The goals of embalming are to sanitize, preserve, and restore a corpse for transport or display. Although attempts to preserve bodies with embalming techniques began in antiquity, the American Civil War era and last quarter of the 19th century showed dramatic advancements in embalming processes, instruments, chemicals, and education. The demand for corpse-preservation during the Civil War stemmed from families’ desires for the return of the bodies of deceased soldiers. Chemical advances, such as the 1890s adoption of formaldehyde (to replace arsenic-based fluid), further improved the process.
19th and early 20th century arterial embalming:
The embalmer drains the blood from the circulatory system, removes gases and fluids from body cavities and soft organs, and replaces the fluids with disinfecting and preserving chemicals. To perform these tasks, the embalmer identifies a corresponding artery and vein, makes incisions, and raises them with an aneurism hook or needle. An arterial tube directs embalming fluid into the artery. The injection of the fluid displaces the blood and a drain tube facilitates the ejection of blood from the vein.
The fluids or gases in body cavities and organs are removed by means of an aspirator and a hollow, pointed tube called a trocar. Suction and pressure for the above procedures is provided by hand-operated bulb syringes or vacuum pumps. The man in the image to the left operates a vacuum pump for arterial injection.
Waxes for reconstruction, grooming equipment (such as brushes, powders, and paints), shaving equipment, and instruments for “setting the features” (such as closing the mouth and eyes) are also components of the embalmers’ supplies.
The two above images are from Carl Lewis Barnes, The Art and Science of Embalming, 2nd ed., Chicago, 1898 (pages 225 and 231)
J. H. Clarke, Clarke’s Text-Book on Embalming, Illustrating and Describing the Anatomy of the Human Body, Springfield, Ohio: 1888.
As embalming gained stature in the 1870s, textbooks began to appear on the market. The first embalming textbook published in the United States was Auguste Renouard’s The Undertaker’s Manual (1878). Within the next ten years, the business-savvy proprietor of Clarke Chemical Works (manufacturers of embalming and disinfectant fluid) published two editions of another manual on the subject.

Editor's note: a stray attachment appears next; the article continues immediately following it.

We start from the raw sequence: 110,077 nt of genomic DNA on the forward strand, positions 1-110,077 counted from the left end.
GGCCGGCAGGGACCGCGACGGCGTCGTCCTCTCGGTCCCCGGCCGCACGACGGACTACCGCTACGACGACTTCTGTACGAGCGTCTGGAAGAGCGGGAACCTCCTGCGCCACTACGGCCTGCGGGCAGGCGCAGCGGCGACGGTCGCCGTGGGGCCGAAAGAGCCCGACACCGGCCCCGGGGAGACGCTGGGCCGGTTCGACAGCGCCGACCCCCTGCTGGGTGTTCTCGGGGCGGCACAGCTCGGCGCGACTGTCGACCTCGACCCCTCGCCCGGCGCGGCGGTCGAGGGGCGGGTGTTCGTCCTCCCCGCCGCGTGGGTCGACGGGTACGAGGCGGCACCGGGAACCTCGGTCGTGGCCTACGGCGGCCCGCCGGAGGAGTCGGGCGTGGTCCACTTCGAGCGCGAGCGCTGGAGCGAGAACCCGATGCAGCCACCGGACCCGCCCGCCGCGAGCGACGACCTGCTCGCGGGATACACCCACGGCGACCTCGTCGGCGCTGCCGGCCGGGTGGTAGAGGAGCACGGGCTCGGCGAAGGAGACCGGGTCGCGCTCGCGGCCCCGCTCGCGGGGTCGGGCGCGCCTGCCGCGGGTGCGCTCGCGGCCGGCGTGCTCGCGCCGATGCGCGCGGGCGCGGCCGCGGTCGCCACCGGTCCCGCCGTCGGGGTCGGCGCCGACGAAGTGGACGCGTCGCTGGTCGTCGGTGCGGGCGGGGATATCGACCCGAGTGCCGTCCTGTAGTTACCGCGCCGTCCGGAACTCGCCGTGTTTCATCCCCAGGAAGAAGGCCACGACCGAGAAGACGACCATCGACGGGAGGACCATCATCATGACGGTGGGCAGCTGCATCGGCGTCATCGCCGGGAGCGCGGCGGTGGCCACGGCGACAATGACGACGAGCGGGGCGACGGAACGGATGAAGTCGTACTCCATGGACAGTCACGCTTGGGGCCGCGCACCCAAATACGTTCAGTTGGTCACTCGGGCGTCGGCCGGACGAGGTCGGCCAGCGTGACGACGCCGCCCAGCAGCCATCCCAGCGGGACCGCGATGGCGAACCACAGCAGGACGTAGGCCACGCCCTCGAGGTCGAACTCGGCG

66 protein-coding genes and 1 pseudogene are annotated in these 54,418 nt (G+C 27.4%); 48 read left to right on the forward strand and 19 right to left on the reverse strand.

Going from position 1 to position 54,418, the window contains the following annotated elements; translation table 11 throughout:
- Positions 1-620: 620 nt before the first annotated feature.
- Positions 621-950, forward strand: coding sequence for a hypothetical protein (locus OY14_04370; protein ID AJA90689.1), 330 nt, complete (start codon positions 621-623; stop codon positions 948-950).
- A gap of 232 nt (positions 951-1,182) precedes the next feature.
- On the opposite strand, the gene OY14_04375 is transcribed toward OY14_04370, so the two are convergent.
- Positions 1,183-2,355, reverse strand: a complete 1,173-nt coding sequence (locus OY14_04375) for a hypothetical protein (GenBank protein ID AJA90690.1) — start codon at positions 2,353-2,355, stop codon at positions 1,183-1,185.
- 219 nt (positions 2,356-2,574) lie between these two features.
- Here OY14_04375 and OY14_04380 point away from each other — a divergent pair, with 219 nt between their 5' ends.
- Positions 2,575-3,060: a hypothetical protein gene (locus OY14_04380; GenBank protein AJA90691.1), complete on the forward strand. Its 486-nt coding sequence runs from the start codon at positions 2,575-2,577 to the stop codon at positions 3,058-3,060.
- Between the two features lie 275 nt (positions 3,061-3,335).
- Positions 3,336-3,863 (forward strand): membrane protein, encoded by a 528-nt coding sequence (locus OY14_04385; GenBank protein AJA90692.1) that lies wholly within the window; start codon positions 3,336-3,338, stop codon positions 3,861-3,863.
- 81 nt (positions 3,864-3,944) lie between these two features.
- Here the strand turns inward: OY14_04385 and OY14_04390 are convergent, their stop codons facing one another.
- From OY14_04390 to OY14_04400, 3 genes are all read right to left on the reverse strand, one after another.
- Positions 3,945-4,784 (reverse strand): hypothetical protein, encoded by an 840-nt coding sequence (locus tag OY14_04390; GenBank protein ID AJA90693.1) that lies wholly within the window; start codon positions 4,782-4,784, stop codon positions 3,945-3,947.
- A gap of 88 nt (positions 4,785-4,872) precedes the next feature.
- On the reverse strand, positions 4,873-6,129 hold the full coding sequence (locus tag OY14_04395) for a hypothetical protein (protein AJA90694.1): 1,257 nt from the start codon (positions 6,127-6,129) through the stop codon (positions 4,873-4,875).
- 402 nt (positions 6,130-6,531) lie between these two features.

J. H. Clarke’s publications included illustrated advertisements for his embalming tools and supplies.
The Embalmers’ Monthly, vol. 12, no. 1, Chicago: 1899.
Schools for embalming and other aspects of funeral service developed in the early 1880s, driven by professional societies of undertakers and embalmers. Professional magazines, such as The Casket, Sunnyside, and The Embalmers’ Monthly advertised educational opportunities and equipment for sale, and provided practitioners with news respecting the industry.
Plaster Practice Face: [early 20th century].
For mortuary students studying facial reconstruction and cosmetics. Loan from the Collection of embalmer David E. Wolfe, courtesy of Mr. Wolfe.
[Unidentified man on a cooling table], silver gelatin print: ca. 1900s-1910s.
Although embalming parlors existed in the 19th century, the majority of postmortem work took place at the residence of the deceased. An embalmer needed portable tools and equipment. “Cooling tables” were folding, portable tables on which the embalmer could prepare corpses for viewing. Despite their name, many cooling tables did not have refrigeration features. Following the procedure, the embalmer could clean up the floor, cover the table with an accompanying fitted drape, and rest the head on a matching pillow. In this way, the portable embalming table could also be used as an elegant viewing table. Mark A. Anderson Collection of Post-Mortem Photography.
Selections from Lowell M. Clapp’s Mortician’s Case
The following embalming and cosmetic instruments belonged to Lowell M. Clapp, Kalkaska, Michigan, undertaker from 1907 to 1935. Loan from the Collection of embalmer David E. Wolfe, courtesy of Mr. Wolfe.
Mouth Clamp and Glass Syringe: ca. 1900s-1930s.
Before arterial or cavity embalming takes place, the mandible (jaw) is secured shut. The tool on the right closes the mouth using a screw mechanism. The clamp may remain in place until after embalming – or, with the injection of a stiffening agent into the muscles of the jaw, it may be removed beforehand.
Scalpels, Bistuary, and Aneurism Hooks: ca. 1900s-1930s.
Curved and straight blades for making incisions, and hooks for isolating arteries and veins.
Arterial Tubes: ca. 1900s-1930s.
Inserted into arteries to allow embalming fluid into the body.
Drain Tubes (closed and open): ca. 1900s-1930s.
Inserted into veins to drain blood from the body. The push-pull rod is one mechanism used to break up and remove blood clots.
Trocar: ca. 1900s-1930s.
For penetrating and removing fluids from the thoracic, abdominal, and pelvic cavities.
Examples of Rubber Arterial Tubes, Connector, and Trocar: ca. 1900s-1930s.
Metal and Rubber Manual Vacuum Pumps: ca. 1900s-1930s.
Provides suction and pressure to assist with the movement of fluids.
Durfee Embalming Fluid Company, Grand Rapids, Michigan. Embalming Fluid and Aspirating Bottles: ca. 1930s.
Curling Iron: ca. 1900s-1930s.
For styling hair; the handles of this iron fold outward so that it will rest on the edges of an oil lamp.
Razors and Whetstone (sharpening stone): ca. 1900s-1930s.
For shaving; Gillette’s safety razors entered the market in the earliest years of the 20th century.